Watheroo Bentonite as a soil conditioner

watheroo-bentonite100% Natural Mineral helping retain soil moisture and nurtients.

Coastal areas of the Western Australia have soils derived from ancient weathered landscapes. The soils are often pure, coarse sand with very low levels of calcium bentonite and organic material. This gives them the appearance of beach sand, with the same characteristics: no soil structure, no aggregates, very rapid drainage, low water holding capacity, low capacity to retain nutrients and often they develop water repellent properties.

An effective way to improve these soils is to add calcium bentonite, especially calcium bentonite. When added to soil the calcium bentonite granules disperse into the soil releasing the microscopic calcium bentonite particles, these particles further disperse into aluminosilicate layers can be less than 0.2 micrometer. These calcium bentonite particles coat sand grains, making them stick together to form aggregates. The calcium bentonite also reacts with organic material, which binds the sand grains and calcium bentonite forming aggregates and giving the soil a cohesive structure, unlike the original sands. These structured soils have good drainage but also the capacity to hold water and nutrients and release these back to plant roots. Calcium bentonite added to sandy soils will react with sand grains and organic matter to form a structured soil, which is good for soil chemistry and plant growth.

Calcium bentonite added to soil or water, disperses into tiny sub-micron particles. These mix with sand and other soil components. The calcium bentonites are reactive materials, and when dispersed have a massive surface area which is also reactive. This chemical reactivity of the calcium bentonites gives soil many of the properties we understand as being typical of good, productive soils. Soil structure from binding of sand grains into aggregates, ability to hold water, ability to hold and release nutrients, ability to support diverse and healthy bacterial populations and produce healthy vigorous plant growth.

A technical term used in soil chemistry is Cation Exchange Capacity or CEC. This is the ability to hold and release nutrients and minerals, particularly charged ions like potassium, magnesium, calcium and trace elements. This ability retains these essential plant nutrients in the soil, but releases them to plant roots as required. When they have been depleted they can be replenished from added fertilisers or from natural processes like breakdown of manures and plant materials. The ability of soils to absorb, hold and then release minerals and nutrients for uptake by plant roots is one of the most important chemical processes in nature and plant production.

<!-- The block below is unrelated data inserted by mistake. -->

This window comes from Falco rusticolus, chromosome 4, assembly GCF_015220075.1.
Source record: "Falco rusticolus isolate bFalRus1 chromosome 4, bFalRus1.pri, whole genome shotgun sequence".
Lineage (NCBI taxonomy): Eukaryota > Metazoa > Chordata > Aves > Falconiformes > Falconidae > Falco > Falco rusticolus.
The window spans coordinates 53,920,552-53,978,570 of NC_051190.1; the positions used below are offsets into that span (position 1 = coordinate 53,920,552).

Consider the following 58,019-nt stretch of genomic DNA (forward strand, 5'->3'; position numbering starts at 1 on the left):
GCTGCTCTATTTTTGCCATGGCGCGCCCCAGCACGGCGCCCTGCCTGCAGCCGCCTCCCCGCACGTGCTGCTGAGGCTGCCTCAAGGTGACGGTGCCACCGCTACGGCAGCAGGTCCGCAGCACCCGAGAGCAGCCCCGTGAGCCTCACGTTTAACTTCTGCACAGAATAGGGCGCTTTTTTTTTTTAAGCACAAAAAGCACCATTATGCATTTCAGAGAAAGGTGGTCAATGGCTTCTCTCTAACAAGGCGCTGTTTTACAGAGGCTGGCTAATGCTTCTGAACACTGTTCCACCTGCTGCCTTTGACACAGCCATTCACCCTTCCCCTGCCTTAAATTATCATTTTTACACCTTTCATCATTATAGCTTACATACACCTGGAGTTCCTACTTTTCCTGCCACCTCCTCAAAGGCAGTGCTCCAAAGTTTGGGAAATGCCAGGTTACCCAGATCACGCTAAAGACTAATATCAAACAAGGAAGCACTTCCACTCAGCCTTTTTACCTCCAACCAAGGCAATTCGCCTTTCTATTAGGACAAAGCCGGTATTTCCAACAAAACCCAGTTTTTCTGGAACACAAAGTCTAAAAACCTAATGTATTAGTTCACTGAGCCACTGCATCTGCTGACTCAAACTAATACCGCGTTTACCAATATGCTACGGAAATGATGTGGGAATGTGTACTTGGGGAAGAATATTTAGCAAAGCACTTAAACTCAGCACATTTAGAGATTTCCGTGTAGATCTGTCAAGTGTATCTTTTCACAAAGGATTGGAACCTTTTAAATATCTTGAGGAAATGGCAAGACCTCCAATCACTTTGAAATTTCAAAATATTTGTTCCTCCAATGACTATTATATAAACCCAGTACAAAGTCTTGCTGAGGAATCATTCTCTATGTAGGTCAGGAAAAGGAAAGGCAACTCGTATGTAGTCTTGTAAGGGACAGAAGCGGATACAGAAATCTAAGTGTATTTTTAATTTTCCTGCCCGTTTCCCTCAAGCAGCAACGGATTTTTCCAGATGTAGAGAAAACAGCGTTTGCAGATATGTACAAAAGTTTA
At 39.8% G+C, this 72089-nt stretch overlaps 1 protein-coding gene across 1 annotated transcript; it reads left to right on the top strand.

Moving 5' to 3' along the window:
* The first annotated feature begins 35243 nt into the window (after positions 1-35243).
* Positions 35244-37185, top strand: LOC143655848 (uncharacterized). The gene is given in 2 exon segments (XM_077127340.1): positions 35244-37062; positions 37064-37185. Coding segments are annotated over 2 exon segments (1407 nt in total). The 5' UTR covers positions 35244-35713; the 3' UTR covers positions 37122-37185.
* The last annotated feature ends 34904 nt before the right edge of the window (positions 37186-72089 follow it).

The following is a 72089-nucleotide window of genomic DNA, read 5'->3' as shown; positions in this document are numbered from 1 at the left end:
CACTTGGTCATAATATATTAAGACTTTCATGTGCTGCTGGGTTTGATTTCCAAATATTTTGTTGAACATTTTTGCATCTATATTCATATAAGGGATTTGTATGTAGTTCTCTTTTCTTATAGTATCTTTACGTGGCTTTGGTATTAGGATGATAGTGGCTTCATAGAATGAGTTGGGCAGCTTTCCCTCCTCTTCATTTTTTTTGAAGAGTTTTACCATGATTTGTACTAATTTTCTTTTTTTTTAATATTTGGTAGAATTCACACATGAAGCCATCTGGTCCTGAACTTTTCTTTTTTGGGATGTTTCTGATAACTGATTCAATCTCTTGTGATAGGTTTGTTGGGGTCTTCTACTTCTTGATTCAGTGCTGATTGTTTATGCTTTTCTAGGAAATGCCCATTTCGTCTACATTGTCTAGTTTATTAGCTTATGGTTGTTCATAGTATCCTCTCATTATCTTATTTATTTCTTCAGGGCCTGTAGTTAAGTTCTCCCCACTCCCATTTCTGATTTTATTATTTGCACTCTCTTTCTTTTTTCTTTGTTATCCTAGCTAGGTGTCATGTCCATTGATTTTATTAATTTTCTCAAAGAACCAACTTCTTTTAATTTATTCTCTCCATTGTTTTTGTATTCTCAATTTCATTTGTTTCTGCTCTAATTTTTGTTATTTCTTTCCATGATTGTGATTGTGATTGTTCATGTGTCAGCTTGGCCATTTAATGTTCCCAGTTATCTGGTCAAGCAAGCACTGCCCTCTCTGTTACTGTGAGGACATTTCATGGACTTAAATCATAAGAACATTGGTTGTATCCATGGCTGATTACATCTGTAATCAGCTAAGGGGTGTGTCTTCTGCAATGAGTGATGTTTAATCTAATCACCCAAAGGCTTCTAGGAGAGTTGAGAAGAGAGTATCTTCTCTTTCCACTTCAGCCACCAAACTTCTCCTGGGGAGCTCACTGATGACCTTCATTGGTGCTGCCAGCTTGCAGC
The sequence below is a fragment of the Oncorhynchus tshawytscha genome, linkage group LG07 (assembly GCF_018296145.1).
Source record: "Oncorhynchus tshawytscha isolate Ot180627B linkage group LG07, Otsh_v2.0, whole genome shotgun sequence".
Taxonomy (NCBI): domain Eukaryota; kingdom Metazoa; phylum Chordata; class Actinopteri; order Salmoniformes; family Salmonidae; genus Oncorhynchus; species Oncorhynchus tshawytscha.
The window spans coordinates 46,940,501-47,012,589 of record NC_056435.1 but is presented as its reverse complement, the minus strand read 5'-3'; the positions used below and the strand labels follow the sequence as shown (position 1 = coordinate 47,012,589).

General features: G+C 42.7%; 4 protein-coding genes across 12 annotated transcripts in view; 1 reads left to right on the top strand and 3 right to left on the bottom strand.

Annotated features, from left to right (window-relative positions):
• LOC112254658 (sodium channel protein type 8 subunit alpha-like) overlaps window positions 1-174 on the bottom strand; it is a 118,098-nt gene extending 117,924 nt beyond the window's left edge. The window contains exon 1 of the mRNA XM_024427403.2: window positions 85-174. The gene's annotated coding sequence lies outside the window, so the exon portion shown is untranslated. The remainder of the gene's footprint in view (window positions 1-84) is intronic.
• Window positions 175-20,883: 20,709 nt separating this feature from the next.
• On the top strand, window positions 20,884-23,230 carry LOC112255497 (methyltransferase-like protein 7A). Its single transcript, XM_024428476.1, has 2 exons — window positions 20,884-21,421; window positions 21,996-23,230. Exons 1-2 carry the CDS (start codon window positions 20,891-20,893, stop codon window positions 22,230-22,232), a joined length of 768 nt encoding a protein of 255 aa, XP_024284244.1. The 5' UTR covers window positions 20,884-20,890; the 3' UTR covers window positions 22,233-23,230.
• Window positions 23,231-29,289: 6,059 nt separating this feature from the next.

The cation exchange capacity of soil is due primarily to the presence of calcium bentonite and organic matter. Calcium bentonite and organic material are both essential components of soil chemistry and work together to give the CEC of the soil. Organic material has high CEC and also has an anion exchange capacity. The organic material can therefore be the most important determinant of CEC and anionic exchange capacity of soils.

A number or other mineral based materials can be added to sandy soils to improve their structure and fertility. These include clay minerals such as sodium bentonite, kaolin, zeolite and local clay rich soils. Other additives are fly ash and spongolite.

Sodium bentonite can have practical problems because it absorbs water and swells dramatically, so can cause problems with dispersal, clumping and sealing. Sodium bentonite is often finely milled so can be difficult to handle. It may also contain a range of additives required for specific industrial and oil drilling applications.

Zeolite is a hard clay compound with high CEC used in industrial and water treatment applications. This has problems as a soil additive because it does not disperse well.

Kaolin and heavy clays from some soils, can also have low efficacy because they do not readily disperse into the soil and combine to form a structured soil.

Spongolite has high surface area, but not much contribution to CEC, so has some benefit to soils but limited in terms of soil structure and chemistry.

Fly ash is a cheap waste product from coal burning power stations, it has high surface area which contributes to soil structure, but limited chemical reactivity and contribution to CEC. Fly ash is a waste product and can have high levels of heavy metals from the coal.

Watheroo Bentonite is a calcium bentonite with no additives, it is a high quality calcium bentonite, higher than 80 % pure bentonite with some fine sands and minerals. It has a high CEC, 65-95 meq/100g. It contains a range of minerals and trace elements. The main problems with coastal sandy soils are the deficiency in calcium bentonite and organic matter. Adding Watheroo Bentonite and compost will result in rapid improvement of soil structure and chemistry, with improvements in water usage and plant productivity.

Addition of calcium bentonite and compost will give long term improvement in soil structure and chemistry, with significant benefits to water efficiency and plant health and productivity. This improvement of soil structure is as important as the chemical changes in soil, and calcium bentonite drives and maintains this structure. The calcium bentonites are a very stable, persistent component of soils, while the organic matter fraction is continually being broken down by microbial processes and needs to be replaced. It will still be necessary to add nitrogen and phosphorus to get good plant productivity, but minerals and trace elements will be present from compost and the calcium bentonite.

Fact Sheet 1 - Watheroo Bentonite Clay as a Soil Improver

Fact Sheet 2 - Watheroo Bentonite Clay Application Rates